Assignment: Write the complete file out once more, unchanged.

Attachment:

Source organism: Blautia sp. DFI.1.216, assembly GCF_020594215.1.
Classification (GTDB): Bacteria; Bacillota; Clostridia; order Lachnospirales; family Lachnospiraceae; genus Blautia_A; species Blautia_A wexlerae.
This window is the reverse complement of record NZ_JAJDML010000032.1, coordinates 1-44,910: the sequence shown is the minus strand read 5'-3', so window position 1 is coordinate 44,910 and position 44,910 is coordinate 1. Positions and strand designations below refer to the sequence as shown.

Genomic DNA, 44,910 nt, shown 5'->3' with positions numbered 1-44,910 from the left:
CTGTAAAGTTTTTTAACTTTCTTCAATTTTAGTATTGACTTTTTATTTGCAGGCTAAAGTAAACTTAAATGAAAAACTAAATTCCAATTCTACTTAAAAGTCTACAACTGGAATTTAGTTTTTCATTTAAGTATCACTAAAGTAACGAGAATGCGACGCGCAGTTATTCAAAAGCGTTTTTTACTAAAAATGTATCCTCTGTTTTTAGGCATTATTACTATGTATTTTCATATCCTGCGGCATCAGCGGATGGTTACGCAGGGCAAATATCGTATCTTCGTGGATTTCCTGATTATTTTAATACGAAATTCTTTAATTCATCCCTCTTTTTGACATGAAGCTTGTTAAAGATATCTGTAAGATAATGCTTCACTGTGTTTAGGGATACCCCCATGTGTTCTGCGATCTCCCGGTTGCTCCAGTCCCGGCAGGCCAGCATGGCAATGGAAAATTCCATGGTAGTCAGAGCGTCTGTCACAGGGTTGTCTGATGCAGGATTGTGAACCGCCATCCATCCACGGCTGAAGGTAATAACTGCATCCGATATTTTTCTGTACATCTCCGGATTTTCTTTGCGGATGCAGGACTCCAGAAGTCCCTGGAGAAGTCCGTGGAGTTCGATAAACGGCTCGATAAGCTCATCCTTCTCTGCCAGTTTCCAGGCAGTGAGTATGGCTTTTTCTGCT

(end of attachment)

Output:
Source organism: Blautia sp. DFI.1.216, assembly GCF_020594215.1.
Classification (GTDB): Bacteria; Bacillota; Clostridia; order Lachnospirales; family Lachnospiraceae; genus Blautia_A; species Blautia_A wexlerae.
This window is the reverse complement of record NZ_JAJDML010000032.1, coordinates 1-44,910: the sequence shown is the minus strand read 5'-3', so window position 1 is coordinate 44,910 and position 44,910 is coordinate 1. Positions and strand designations below refer to the sequence as shown.

Genomic DNA, 44,910 nt, shown 5'->3' with positions numbered 1-44,910 from the left:
CTGTAAAGTTTTTTAACTTTCTTCAATTTTAGTATTGACTTTTTATTTGCAGGCTAAAGTAAACTTAAATGAAAAACTAAATTCCAATTCTACTTAAAAGTCTACAACTGGAATTTAGTTTTTCATTTAAGTATCACTAAAGTAACGAGAATGCGACGCGCAGTTATTCAAAAGCGTTTTTTACTAAAAATGTATCCTCTGTTTTTAGGCATTATTACTATGTATTTTCATATCCTGCGGCATCAGCGGATGGTTACGCAGGGCAAATATCGTATCTTCGTGGATTTCCTGATTATTTTAATACGAAATTCTTTAATTCATCCCTCTTTTTGACATGAAGCTTGTTAAAGATATCTGTAAGATAATGCTTCACTGTGTTTAGGGATACCCCCATGTGTTCTGCGATCTCCCGGTTGCTCCAGTCCCGGCAGGCCAGCATGGCAATGGAAAATTCCATGGTAGTCAGAGCGTCTGTCACAGGGTTGTCTGATGCAGGATTGTGAACCGCCATCCATCCACGGCTGAAGGTAATAACTGCATCCGATATTTTTCTGTACATCTCCGGATTTTCTTTGCGGATGCAGGACTCCAGAAGTCCCTGGAGAAGTCCGTGGAGTTCGATAAACGGCTCGATAAGCTCATCCTTCTCTGCCAGTTTCCAGGCAGTGAGTATGGCTTTTTCTGCT